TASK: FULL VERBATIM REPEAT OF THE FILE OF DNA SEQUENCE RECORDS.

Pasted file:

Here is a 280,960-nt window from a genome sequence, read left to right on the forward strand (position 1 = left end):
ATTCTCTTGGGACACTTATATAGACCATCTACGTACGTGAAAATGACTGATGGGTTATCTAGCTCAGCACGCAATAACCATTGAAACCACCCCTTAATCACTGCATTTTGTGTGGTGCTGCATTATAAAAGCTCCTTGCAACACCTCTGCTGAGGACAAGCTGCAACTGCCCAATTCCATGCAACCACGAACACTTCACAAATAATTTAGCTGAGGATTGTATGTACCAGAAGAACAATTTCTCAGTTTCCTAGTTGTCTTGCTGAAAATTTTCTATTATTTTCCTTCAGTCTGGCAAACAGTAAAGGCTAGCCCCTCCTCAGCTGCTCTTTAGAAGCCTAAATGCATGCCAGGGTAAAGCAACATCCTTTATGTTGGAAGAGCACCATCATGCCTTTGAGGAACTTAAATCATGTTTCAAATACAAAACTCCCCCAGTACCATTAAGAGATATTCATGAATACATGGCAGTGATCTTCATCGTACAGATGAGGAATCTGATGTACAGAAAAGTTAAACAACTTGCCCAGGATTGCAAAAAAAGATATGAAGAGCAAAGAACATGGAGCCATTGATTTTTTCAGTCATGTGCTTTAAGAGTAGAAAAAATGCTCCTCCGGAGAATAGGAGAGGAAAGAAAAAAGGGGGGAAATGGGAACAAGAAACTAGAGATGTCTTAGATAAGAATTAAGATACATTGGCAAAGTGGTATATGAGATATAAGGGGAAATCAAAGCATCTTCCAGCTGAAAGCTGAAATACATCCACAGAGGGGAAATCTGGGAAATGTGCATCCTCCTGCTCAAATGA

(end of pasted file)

Here is a 280,960-nt window from a genome sequence, read left to right on the forward strand (position 1 = left end):
ATTCTCTTGGGACACTTATATAGACCATCTACGTACGTGAAAATGACTGATGGGTTATCTAGCTCAGCACGCAATAACCATTGAAACCACCCCTTAATCACTGCATTTTGTGTGGTGCTGCATTATAAAAGCTCCTTGCAACACCTCTGCTGAGGACAAGCTGCAACTGCCCAATTCCATGCAACCACGAACACTTCACAAATAATTTAGCTGAGGATTGTATGTACCAGAAGAACAATTTCTCAGTTTCCTAGTTGTCTTGCTGAAAATTTTCTATTATTTTCCTTCAGTCTGGCAAACAGTAAAGGCTAGCCCCTCCTCAGCTGCTCTTTAGAAGCCTAAATGCATGCCAGGGTAAAGCAACATCCTTTATGTTGGAAGAGCACCATCATGCCTTTGAGGAACTTAAATCATGTTTCAAATACAAAACTCCCCCAGTACCATTAAGAGATATTCATGAATACATGGCAGTGATCTTCATCGTACAGATGAGGAATCTGATGTACAGAAAAGTTAAACAACTTGCCCAGGATTGCAAAAAAAGATATGAAGAGCAAAGAACATGGAGCCATTGATTTTTTCAGTCATGTGCTTTAAGAGTAGAAAAAATGCTCCTCCGGAGAATAGGAGAGGAAAGAAAAAAGGGGGGAAATGGGAACAAGAAACTAGAGATGTCTTAGATAAGAATTAAGATACATTGGCAAAGTGGTATATGAGATATAAGGGGAAATCAAAGCATCTTCCAGCTGAAAGCTGAAATACATCCACAGAGGGGAAATCTGGGAAATGTGCATCCTCCTGCTCAAATGA